Unilever‘s new chief executive officer Alan Jope has told an audience at the World Economic Forum at Davos in Switzerland that the consumer goods market is undergoing “seismic change”.
“After 100 years of evolution the consumer products industry is at the tipping point of revolution,” he said.
Speaking at a Strategic Outlook on Consumption panel, the boss of the Anglo-Dutch consumer goods giant – which owns food brands such as Hellmann’s, Knorr and Magnum – said brands now have to be very clear in the purpose they serve.
He said that consumers wanted to know how brands are “making society and the planet a little better”.
“We are seeing seismic change and are predicting the continuation of enormous change,” he said.
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Jope, who was named as the successor to long-standing Unilever CEO Paul Polman in November, said the current climate is a result of changing consumer behaviour often linked to demographic trends.
“There are countries which are extraordinarily young in their profiles. When you are talking about doing business in India, Bangladesh, Nigeria and the Philippines, these are markets where Gen Z is the biggest cohort,” he said.
“Averages are meaningless……micro targeting and ensuring relevance of the offering to highly differentiated groups of consumers is a big part of how we are thinking about the world right now.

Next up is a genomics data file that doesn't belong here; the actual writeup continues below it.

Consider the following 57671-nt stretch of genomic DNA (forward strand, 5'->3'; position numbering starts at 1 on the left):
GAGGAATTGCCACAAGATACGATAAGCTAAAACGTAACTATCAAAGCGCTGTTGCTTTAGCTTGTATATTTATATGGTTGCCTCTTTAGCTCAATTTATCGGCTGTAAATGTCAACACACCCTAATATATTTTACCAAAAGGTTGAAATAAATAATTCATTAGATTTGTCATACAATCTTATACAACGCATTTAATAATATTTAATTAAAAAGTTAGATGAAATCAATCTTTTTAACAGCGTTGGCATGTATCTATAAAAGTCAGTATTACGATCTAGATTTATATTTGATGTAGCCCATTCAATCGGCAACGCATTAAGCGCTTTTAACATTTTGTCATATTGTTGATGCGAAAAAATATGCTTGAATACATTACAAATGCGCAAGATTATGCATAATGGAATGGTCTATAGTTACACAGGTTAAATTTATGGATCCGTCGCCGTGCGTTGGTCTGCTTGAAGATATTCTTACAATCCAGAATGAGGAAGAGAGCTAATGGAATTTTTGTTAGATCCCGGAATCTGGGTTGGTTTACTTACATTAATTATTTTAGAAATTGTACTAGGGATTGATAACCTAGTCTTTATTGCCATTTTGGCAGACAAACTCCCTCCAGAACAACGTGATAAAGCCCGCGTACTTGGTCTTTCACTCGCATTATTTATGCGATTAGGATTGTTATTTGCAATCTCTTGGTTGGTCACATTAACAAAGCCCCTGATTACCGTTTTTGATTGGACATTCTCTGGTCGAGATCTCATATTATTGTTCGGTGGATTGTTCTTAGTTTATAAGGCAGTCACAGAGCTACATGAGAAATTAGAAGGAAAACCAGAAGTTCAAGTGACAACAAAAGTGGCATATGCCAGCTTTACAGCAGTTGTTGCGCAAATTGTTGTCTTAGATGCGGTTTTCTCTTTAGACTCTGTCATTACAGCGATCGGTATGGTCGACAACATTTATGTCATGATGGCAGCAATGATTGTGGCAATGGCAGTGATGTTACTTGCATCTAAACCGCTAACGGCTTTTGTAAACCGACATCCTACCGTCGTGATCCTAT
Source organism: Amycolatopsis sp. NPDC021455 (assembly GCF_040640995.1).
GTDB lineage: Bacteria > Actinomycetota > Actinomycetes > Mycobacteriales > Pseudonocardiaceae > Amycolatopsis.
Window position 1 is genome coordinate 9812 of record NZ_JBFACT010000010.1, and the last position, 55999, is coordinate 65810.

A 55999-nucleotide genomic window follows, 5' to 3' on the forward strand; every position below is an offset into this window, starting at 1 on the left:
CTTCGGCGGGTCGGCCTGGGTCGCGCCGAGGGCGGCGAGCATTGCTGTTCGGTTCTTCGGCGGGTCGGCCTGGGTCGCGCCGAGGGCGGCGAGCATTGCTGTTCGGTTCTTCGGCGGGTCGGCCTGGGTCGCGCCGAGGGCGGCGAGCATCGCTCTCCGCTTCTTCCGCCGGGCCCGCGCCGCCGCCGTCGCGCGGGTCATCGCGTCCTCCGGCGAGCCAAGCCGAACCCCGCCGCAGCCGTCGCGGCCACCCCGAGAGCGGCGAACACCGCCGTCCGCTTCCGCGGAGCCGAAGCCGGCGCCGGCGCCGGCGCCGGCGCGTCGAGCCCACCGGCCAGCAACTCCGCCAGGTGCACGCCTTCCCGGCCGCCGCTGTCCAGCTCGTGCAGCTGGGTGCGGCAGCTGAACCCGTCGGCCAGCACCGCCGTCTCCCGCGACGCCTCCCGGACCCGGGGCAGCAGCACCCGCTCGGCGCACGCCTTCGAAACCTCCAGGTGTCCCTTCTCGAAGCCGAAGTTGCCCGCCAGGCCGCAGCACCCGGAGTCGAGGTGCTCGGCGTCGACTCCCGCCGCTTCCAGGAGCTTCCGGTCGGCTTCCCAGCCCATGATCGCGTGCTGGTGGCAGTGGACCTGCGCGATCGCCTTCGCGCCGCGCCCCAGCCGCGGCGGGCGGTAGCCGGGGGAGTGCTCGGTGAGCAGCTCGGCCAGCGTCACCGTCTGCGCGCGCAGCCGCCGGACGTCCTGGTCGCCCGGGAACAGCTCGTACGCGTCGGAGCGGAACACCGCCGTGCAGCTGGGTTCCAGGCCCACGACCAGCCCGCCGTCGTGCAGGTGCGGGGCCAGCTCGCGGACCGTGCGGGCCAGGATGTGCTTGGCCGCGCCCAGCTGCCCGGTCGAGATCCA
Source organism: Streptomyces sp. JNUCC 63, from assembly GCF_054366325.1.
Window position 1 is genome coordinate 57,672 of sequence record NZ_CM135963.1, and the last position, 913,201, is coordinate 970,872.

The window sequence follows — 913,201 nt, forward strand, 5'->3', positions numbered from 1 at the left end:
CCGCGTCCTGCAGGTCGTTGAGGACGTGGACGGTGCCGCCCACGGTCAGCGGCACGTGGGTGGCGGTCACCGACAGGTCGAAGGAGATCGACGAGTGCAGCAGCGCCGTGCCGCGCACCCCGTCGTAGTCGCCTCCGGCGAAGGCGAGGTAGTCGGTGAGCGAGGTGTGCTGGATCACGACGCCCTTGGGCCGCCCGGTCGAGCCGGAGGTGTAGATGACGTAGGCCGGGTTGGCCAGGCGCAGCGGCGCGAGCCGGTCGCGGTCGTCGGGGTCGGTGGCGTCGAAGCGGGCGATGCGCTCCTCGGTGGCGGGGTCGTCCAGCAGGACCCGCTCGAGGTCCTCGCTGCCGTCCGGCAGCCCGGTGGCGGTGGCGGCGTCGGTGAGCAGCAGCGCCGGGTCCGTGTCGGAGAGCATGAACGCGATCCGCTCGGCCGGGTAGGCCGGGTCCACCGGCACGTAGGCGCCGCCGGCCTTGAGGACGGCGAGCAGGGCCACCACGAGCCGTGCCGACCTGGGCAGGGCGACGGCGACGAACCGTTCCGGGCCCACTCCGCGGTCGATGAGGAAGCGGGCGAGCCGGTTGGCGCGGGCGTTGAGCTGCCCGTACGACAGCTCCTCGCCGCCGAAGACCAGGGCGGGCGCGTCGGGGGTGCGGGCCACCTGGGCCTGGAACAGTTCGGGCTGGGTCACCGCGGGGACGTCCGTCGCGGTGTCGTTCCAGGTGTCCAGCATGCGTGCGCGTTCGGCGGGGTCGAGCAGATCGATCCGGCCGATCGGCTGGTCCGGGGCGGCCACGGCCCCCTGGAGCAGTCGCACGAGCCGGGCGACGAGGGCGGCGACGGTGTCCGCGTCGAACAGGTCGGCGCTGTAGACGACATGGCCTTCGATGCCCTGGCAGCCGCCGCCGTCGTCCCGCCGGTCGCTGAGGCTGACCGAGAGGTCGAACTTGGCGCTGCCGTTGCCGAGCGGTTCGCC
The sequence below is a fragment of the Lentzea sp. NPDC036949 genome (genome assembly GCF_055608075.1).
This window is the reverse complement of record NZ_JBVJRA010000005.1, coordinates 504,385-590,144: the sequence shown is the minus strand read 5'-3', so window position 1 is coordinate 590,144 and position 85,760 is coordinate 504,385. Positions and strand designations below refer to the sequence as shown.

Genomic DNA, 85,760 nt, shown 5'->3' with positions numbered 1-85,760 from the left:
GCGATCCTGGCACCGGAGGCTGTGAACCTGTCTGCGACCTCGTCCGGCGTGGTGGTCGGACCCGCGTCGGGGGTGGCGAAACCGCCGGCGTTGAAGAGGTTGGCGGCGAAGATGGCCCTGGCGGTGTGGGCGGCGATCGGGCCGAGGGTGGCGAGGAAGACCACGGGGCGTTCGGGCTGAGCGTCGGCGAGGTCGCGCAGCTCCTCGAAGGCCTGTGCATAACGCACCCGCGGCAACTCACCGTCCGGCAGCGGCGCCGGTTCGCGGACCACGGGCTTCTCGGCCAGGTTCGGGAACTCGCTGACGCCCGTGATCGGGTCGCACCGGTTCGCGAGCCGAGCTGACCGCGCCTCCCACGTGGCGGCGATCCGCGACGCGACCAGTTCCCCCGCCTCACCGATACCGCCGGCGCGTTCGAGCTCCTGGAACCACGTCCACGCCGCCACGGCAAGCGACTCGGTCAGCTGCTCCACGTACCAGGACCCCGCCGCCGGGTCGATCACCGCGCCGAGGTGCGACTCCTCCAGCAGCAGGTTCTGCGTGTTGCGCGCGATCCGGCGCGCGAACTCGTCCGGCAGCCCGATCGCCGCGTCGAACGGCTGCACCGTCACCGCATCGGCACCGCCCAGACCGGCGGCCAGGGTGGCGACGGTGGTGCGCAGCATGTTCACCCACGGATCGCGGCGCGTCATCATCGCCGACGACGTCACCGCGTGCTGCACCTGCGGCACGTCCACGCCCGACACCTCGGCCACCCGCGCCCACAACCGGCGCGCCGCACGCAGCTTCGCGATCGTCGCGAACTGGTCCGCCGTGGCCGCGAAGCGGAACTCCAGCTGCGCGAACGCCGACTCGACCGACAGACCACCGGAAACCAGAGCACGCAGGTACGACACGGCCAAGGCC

“We need to be able to handle much smaller homogenous groups.”
Jope told the audience that Unilever had seen “dramatically better” growth on brands that compete on purpose – described as an “absolute magnet” – and suggested doing the right thing in consumers’ eyes – will continue to be a priority.
“Large groups of consumers are becoming angry about issues around responsible consumption and sourcing,” he said.
“It is very high on our radar to do something about plastic waste that is above and beyond the commitments the industry has made because that is what people care about right now.”
His comments were echoed by fellow panellist David MacLennan, the CEO of US agri-food giant Cargill.
He said: “There is incredible change in the [food] industry right now.
“People want to know who made it and who is in the supply chain and what are their ethical standards.
“Transparency in food manufacturing and the supply chain is vital right now.
“More and more people are making value-based decisions around their food.”